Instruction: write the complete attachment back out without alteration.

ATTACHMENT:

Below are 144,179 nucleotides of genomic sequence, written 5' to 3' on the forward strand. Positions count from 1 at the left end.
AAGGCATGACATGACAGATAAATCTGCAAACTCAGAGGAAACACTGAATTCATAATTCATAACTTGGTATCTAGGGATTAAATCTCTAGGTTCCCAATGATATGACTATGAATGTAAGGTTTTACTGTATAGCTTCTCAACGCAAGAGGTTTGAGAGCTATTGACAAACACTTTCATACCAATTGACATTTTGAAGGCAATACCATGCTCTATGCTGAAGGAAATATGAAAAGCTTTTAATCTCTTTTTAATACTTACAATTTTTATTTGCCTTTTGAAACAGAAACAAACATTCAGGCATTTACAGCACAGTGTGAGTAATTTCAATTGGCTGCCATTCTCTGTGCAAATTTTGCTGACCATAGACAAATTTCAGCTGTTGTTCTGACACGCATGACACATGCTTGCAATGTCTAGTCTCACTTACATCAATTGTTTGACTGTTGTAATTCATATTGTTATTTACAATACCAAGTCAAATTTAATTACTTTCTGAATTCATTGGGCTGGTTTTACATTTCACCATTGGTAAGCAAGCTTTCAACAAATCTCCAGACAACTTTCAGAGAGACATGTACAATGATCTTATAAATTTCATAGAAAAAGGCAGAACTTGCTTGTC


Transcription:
Below are 144,179 nucleotides of genomic sequence, written 5' to 3' on the forward strand. Positions count from 1 at the left end.
AAGGCATGACATGACAGATAAATCTGCAAACTCAGAGGAAACACTGAATTCATAATTCATAACTTGGTATCTAGGGATTAAATCTCTAGGTTCCCAATGATATGACTATGAATGTAAGGTTTTACTGTATAGCTTCTCAACGCAAGAGGTTTGAGAGCTATTGACAAACACTTTCATACCAATTGACATTTTGAAGGCAATACCATGCTCTATGCTGAAGGAAATATGAAAAGCTTTTAATCTCTTTTTAATACTTACAATTTTTATTTGCCTTTTGAAACAGAAACAAACATTCAGGCATTTACAGCACAGTGTGAGTAATTTCAATTGGCTGCCATTCTCTGTGCAAATTTTGCTGACCATAGACAAATTTCAGCTGTTGTTCTGACACGCATGACACATGCTTGCAATGTCTAGTCTCACTTACATCAATTGTTTGACTGTTGTAATTCATATTGTTATTTACAATACCAAGTCAAATTTAATTACTTTCTGAATTCATTGGGCTGGTTTTACATTTCACCATTGGTAAGCAAGCTTTCAACAAATCTCCAGACAACTTTCAGAGAGACATGTACAATGATCTTATAAATTTCATAGAAAAAGGCAGAACTTGCTTGTC